There is a shrine in Totsukawa Village, Nara that is a registered World Heritage site as part of the “Sacred Sites and Pilgrimage Routes of the Kii Mountain Range”.
In a lonely place at the southern tip of the Omine Mountain Range, enshrined at the top of Mt. Tamaki (alt.: 1,076m) is Tamaki-jinja Shrine.
Within the dark, thick trees is a magnificent shrine.
It is said to have been established in the year 37 BC.
The Jindai-sugi cedar tree tells of that history, as this tree is said to be 3,000 years old. Large cedars and other trees over 1,000 years old stand tall within the grounds of the shrine.
With the Omine Okugakemichi path passing through it, Mt. Tamaki is one of the sacred places for mountain practitioners. It has long been a training ground in the Kumano-Omine Shugendo practice, which stretches from Kumano to Yoshino. Shinto and Buddhism mixed in the Heian period, and with many practitioners using this shrine as a southern hub on the Omine Okugakemichi path, it prospered as a temple beyond the three major shrines in Kumano. In the middle ages, many emperors visited as well.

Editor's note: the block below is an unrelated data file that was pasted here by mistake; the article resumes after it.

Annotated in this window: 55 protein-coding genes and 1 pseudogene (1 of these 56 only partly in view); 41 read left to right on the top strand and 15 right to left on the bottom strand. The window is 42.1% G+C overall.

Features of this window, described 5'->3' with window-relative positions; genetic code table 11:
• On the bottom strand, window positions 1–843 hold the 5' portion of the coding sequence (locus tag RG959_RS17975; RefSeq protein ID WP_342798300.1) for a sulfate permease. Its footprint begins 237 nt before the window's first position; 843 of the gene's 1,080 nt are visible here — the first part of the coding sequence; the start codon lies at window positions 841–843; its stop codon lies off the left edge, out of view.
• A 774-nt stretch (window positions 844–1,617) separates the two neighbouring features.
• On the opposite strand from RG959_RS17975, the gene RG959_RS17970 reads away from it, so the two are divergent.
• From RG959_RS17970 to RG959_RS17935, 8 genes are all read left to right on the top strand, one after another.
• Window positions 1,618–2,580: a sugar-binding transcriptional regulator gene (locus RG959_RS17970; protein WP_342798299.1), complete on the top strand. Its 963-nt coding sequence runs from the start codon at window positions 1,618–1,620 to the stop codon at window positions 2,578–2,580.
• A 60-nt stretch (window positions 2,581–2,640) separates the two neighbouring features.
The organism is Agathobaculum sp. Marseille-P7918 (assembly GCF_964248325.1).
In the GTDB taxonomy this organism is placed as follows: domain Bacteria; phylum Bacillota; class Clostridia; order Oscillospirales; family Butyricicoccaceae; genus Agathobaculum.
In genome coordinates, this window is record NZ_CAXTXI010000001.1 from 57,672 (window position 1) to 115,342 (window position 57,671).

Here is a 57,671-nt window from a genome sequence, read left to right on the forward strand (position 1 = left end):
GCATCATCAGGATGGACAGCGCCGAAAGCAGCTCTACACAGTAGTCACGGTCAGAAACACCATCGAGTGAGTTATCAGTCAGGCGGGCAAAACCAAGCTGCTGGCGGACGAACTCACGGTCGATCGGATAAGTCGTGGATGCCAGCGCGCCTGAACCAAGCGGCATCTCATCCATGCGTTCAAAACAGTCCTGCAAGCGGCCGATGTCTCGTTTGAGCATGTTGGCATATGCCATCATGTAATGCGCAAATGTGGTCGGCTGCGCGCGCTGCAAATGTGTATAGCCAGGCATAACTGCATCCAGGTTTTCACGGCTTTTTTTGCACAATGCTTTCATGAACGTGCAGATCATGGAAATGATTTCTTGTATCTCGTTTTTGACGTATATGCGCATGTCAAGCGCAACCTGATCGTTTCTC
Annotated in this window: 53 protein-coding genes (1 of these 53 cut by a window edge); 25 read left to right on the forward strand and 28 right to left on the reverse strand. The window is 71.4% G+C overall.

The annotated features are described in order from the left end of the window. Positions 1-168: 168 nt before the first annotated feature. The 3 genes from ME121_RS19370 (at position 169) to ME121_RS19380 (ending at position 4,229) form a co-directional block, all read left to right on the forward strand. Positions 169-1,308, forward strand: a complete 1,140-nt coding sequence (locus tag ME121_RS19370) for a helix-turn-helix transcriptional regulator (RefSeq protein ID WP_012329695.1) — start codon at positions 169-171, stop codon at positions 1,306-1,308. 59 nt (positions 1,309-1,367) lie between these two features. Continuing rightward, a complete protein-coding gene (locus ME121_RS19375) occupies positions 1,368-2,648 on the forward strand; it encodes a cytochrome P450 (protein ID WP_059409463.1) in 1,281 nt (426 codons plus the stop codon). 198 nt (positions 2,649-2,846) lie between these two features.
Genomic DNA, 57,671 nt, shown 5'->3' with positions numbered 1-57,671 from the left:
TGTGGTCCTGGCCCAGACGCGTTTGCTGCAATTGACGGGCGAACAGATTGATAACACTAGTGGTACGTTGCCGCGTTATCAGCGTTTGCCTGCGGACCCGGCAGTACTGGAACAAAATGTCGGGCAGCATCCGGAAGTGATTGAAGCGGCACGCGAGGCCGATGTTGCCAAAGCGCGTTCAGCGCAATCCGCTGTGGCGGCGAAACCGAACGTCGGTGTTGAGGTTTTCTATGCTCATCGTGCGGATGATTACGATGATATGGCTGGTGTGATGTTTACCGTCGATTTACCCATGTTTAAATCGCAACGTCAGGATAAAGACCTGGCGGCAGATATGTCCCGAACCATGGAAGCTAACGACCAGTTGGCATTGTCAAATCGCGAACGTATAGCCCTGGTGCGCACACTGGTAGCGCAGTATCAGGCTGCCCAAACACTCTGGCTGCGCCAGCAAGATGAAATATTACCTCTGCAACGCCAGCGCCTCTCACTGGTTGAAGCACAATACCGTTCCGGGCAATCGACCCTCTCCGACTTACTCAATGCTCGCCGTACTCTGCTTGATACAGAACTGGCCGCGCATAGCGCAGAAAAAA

Expressing that gorgeous history are the Saishiki-tobusuma (colorful sliding doors), which are now considered to be Important Cultural Artifacts, and are located inside the shrine’s office.
There are over 60 of them. Each sliding door uses one single board of Japanese cedar.
It is supposed that the trees used were over 600 years old.
You can get to the top of the mountain by car or bus, but it is about a 20-minute walk from the parking lot to the shrine. When visiting the shrine, please wear clothing that is suitable for lots of walking.